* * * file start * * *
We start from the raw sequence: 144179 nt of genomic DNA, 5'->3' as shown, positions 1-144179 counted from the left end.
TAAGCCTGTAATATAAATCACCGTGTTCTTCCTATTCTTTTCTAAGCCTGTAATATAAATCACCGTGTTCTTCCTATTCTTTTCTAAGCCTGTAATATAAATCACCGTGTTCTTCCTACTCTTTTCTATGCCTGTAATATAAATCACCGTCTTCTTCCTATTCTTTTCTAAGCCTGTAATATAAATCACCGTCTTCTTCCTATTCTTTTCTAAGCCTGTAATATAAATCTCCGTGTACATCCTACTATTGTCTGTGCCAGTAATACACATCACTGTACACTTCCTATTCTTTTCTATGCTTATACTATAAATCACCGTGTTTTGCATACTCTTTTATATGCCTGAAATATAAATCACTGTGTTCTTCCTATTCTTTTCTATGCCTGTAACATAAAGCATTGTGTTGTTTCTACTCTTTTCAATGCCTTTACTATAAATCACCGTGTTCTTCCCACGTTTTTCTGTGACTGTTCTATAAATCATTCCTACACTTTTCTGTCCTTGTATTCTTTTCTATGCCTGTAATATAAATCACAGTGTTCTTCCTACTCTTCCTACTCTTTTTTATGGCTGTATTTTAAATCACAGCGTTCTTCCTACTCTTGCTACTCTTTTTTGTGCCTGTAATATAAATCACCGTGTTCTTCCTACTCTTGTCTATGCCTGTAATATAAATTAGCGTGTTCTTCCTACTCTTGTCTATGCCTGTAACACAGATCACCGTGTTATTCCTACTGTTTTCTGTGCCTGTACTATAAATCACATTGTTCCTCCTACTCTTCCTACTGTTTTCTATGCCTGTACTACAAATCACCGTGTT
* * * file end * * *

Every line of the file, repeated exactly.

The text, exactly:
We start from the raw sequence: 144179 nt of genomic DNA, 5'->3' as shown, positions 1-144179 counted from the left end.
TAAGCCTGTAATATAAATCACCGTGTTCTTCCTATTCTTTTCTAAGCCTGTAATATAAATCACCGTGTTCTTCCTATTCTTTTCTAAGCCTGTAATATAAATCACCGTGTTCTTCCTACTCTTTTCTATGCCTGTAATATAAATCACCGTCTTCTTCCTATTCTTTTCTAAGCCTGTAATATAAATCACCGTCTTCTTCCTATTCTTTTCTAAGCCTGTAATATAAATCTCCGTGTACATCCTACTATTGTCTGTGCCAGTAATACACATCACTGTACACTTCCTATTCTTTTCTATGCTTATACTATAAATCACCGTGTTTTGCATACTCTTTTATATGCCTGAAATATAAATCACTGTGTTCTTCCTATTCTTTTCTATGCCTGTAACATAAAGCATTGTGTTGTTTCTACTCTTTTCAATGCCTTTACTATAAATCACCGTGTTCTTCCCACGTTTTTCTGTGACTGTTCTATAAATCATTCCTACACTTTTCTGTCCTTGTATTCTTTTCTATGCCTGTAATATAAATCACAGTGTTCTTCCTACTCTTCCTACTCTTTTTTATGGCTGTATTTTAAATCACAGCGTTCTTCCTACTCTTGCTACTCTTTTTTGTGCCTGTAATATAAATCACCGTGTTCTTCCTACTCTTGTCTATGCCTGTAATATAAATTAGCGTGTTCTTCCTACTCTTGTCTATGCCTGTAACACAGATCACCGTGTTATTCCTACTGTTTTCTGTGCCTGTACTATAAATCACATTGTTCCTCCTACTCTTCCTACTGTTTTCTATGCCTGTACTACAAATCACCGTGTT